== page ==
“It’s definitely the CEO’s job. The first question should be, ‘What does diversity mean here?’ Because an organisation in central London may have different levels of access to Black talent and different approaches to inclusion and culture than companies in rural areas.”

Most important of all, perhaps, is to avoid the trap of hiring only Black leaders into senior diversity and inclusion roles, or of leaving it to those teams to bring about positive change.

“I see this responsibility delegated quite often,” confirms Jennifer Thomas, head of communications, data and analytics at the London Stock Exchange Group. “There’s a tendency to just pass it over to the D&I team.”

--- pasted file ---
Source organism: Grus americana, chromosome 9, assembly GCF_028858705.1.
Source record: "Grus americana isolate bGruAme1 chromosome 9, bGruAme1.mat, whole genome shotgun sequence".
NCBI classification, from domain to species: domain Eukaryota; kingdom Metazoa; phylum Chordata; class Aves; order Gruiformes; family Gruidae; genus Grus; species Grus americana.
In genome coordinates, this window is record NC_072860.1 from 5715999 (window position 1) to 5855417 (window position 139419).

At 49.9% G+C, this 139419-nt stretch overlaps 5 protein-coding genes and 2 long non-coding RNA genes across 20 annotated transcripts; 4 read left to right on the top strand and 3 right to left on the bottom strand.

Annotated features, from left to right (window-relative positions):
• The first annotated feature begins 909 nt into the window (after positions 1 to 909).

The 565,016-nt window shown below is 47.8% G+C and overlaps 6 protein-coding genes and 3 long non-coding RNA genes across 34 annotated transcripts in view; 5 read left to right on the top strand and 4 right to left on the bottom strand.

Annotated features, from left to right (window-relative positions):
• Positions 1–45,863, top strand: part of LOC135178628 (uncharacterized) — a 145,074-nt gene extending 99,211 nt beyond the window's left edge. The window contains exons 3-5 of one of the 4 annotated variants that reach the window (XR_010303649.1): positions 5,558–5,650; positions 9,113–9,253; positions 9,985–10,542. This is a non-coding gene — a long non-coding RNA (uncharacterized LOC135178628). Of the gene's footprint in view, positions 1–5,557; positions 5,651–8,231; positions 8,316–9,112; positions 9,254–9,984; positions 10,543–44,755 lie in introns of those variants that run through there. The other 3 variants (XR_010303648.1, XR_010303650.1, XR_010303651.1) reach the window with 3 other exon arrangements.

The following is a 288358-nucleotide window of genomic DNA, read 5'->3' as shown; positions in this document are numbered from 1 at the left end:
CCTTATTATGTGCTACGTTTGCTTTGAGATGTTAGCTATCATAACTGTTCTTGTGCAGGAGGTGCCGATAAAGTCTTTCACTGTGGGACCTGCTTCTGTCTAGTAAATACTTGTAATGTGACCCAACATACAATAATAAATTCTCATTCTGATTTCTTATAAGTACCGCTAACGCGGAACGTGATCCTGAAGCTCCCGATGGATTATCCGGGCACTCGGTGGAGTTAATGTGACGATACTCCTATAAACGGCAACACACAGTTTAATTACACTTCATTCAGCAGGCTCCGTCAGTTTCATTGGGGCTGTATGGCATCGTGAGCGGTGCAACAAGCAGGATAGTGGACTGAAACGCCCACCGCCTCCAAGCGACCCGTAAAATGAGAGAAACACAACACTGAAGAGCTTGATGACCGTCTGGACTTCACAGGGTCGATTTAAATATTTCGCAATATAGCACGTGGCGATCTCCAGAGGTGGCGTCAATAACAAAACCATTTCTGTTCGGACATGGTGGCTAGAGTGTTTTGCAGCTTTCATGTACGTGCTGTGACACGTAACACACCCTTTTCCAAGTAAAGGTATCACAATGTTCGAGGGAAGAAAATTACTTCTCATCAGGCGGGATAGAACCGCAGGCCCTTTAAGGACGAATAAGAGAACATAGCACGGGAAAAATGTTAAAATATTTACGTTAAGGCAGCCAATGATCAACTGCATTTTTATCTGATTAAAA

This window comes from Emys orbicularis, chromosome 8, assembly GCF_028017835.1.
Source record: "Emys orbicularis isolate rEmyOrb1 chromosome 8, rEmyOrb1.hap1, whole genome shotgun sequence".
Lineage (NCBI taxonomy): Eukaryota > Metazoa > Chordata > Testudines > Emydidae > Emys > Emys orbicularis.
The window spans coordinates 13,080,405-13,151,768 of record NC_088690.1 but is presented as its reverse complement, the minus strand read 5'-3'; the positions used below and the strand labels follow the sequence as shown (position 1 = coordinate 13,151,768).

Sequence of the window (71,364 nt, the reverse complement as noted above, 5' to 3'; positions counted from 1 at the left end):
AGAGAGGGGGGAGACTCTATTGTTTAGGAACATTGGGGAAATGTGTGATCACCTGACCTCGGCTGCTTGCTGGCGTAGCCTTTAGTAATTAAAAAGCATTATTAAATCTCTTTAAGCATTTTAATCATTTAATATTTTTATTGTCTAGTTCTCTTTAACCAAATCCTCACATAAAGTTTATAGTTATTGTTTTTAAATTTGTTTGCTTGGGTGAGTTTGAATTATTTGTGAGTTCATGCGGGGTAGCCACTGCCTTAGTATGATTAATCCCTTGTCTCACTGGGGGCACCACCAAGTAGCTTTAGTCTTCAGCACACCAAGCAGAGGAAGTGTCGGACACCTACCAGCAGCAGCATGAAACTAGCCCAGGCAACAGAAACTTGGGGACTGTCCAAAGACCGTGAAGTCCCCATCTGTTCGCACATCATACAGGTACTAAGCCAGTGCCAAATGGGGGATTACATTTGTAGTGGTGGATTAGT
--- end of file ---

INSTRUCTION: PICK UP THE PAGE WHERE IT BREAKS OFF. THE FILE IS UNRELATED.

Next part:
How do we improve leadership diversity?

“No one wants to own the hiring process – and that makes it feel complicated,” says Ajulu-Bushell. Blind hiring, she suggests, can be seen as a ’get out of jail free’ card, since hirers are unable to include candidates from specifically under-represented backgrounds. 

“If you’re looking for a Black woman and are hiring for a senior role, then say that. Be the person who hires a Black woman into the senior leadership or on to the board.” This doesn’t exclude other valid candidates, she says, but it does clarify who you are looking for. “You can be as specific as ‘somebody returning from maternity leave’. Own it,” she advises.

Looking within your organisation might reveal potential to improve diversity at the highest levels, suggests Adaora Oramah, founder and CEO of digital mediatech platform Amaka Studio. “I think about how to empower existing members of staff to take on particular leadership roles,” she says.